Ozwald Boateng is chairman of the KISUA advisory board and brings over 25 years of experience in the fashion world with him. The British Ghanaian, self-taught designer became the youngest - and first black - tailor to join Savile Row in 1994 at the age of 28. Since then he’s received an OBE and enjoyed a tenure as creative director of Givenchy Homme.
Now he is turning his attentions to trade in Africa. The Made In Africa Foundation, a new initiative co-created by Boateng, has as its sole objective to fund feasibility studies for infrastructure projects across the continent.
“What I find attractive about KISUA is that it manufactures in Africa. With manufacturing and distribution managed by the experts, the designers are free to create and all sales are online. The brand has a very clear strategy for growth, which is something I support. My role is to advise on strategy and potential partnerships.”
On marketing African style to the world:
“China, Japan and India have all marketed their styles globally but Africa hasn’t taken advantage of its own style yet, despite a real appetite for quality African products. It’s time to package and sell African creativity to the rest of the world. Africa is 54 countries so when you look at this lovely texture of cultures there is endless opportunity - and that for me is what KISUA is initiating.”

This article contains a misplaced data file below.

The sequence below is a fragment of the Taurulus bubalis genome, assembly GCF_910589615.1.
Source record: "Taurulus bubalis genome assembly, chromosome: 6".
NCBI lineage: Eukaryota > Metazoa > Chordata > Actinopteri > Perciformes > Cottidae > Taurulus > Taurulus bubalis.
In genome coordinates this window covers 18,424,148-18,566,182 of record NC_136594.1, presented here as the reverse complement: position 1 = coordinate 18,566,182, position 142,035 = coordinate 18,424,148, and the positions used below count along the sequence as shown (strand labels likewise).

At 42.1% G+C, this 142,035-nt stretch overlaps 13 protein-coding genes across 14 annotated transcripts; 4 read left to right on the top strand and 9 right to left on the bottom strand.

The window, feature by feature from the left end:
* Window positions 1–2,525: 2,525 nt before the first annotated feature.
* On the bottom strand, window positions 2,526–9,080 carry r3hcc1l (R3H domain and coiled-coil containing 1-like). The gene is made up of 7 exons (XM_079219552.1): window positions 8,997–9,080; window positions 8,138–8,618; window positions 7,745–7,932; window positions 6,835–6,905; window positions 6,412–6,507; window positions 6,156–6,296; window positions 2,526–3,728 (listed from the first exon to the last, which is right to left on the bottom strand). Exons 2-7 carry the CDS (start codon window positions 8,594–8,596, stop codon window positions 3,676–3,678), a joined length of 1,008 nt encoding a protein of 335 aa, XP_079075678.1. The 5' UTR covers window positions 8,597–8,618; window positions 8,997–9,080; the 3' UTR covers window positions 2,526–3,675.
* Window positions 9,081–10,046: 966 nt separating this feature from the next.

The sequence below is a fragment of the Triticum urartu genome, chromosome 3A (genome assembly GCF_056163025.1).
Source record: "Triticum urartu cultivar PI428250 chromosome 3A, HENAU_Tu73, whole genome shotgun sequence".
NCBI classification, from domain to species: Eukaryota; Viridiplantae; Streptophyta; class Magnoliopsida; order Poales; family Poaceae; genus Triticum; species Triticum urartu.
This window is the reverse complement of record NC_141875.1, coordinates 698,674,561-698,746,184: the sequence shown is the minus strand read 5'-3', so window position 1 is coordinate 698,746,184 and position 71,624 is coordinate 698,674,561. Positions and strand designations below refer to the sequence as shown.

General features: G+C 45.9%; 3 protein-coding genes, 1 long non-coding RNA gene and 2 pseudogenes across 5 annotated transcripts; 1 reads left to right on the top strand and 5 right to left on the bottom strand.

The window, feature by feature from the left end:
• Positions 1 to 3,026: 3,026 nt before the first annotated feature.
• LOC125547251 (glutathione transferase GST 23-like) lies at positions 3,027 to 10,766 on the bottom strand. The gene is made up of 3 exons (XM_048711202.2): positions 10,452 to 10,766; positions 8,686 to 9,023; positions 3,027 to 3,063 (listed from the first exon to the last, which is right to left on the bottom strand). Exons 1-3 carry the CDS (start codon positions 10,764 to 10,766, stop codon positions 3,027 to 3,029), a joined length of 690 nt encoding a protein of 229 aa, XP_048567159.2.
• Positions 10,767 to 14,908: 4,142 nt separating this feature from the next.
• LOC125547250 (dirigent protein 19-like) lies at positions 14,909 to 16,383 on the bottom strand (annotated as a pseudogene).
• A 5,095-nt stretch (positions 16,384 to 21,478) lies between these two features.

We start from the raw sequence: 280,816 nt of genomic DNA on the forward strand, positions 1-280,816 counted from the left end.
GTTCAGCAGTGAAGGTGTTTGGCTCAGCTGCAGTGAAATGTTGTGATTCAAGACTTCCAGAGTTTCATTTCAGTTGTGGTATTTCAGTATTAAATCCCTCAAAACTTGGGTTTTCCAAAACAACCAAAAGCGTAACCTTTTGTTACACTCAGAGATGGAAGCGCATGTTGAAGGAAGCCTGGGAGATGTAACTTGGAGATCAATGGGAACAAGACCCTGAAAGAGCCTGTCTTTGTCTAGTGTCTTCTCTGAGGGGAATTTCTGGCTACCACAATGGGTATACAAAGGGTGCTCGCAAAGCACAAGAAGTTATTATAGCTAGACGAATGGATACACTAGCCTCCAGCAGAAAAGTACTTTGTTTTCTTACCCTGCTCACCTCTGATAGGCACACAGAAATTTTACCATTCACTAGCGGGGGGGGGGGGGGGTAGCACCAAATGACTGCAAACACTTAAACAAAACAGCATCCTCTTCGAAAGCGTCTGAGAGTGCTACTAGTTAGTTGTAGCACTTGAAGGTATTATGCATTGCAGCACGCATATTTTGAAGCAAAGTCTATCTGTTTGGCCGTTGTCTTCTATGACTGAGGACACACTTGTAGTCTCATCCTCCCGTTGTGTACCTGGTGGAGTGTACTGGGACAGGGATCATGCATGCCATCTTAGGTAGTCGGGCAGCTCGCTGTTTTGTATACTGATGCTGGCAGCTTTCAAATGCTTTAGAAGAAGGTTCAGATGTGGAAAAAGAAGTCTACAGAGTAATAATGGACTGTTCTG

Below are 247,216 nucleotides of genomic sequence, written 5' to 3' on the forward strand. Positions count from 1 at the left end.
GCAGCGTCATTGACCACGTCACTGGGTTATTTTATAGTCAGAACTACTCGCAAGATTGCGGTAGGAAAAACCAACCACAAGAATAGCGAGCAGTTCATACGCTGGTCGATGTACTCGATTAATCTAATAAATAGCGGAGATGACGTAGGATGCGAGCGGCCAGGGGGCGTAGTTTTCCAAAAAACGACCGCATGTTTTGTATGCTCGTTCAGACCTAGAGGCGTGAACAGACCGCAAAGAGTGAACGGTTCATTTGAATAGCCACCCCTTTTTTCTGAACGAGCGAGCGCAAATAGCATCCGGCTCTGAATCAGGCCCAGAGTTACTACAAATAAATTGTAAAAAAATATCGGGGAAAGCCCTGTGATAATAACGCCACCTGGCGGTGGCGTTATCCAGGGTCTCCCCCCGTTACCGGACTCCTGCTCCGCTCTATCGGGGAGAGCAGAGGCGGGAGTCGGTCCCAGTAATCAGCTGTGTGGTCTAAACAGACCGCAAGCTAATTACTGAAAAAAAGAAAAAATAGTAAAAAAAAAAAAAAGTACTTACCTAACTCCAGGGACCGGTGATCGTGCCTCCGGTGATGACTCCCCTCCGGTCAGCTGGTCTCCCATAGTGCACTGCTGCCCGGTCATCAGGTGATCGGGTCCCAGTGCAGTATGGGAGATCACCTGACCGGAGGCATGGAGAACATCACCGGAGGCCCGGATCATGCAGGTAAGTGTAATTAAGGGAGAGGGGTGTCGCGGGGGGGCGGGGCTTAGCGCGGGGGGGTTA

On his African aesthetic and expansion:
“When I started out my main influence was British tailoring and finding ways to make it interesting through cut, details and color. It turned out that the way I used color was very similar to African prints and designs but I didn’t even realize I was doing it at the time. Then in the last 10 years, I’ve been feeling very passionate about Africa and African development. As a consequence, that creative influence has become more apparent in my work. I also feel a responsibility to expand my business in Africa.”
On the Made In Africa Foundation:
“I’ve learnt from experience that even when you have a valuable asset in Africa, it is very difficult to raise money to develop it. So I set up The Made In Africa Foundation. We’re aiming to raise $500m and develop around 51 infrastructural projects (technology, roads, energy) that the African Development Bank has defined as transformational for the continent. We will fund the feasibility plans enabling the projects to secure finance. The resources are there, it’s just a matter of overcoming the hurdles to unlocking them.”
Image: Morgan O’Donovan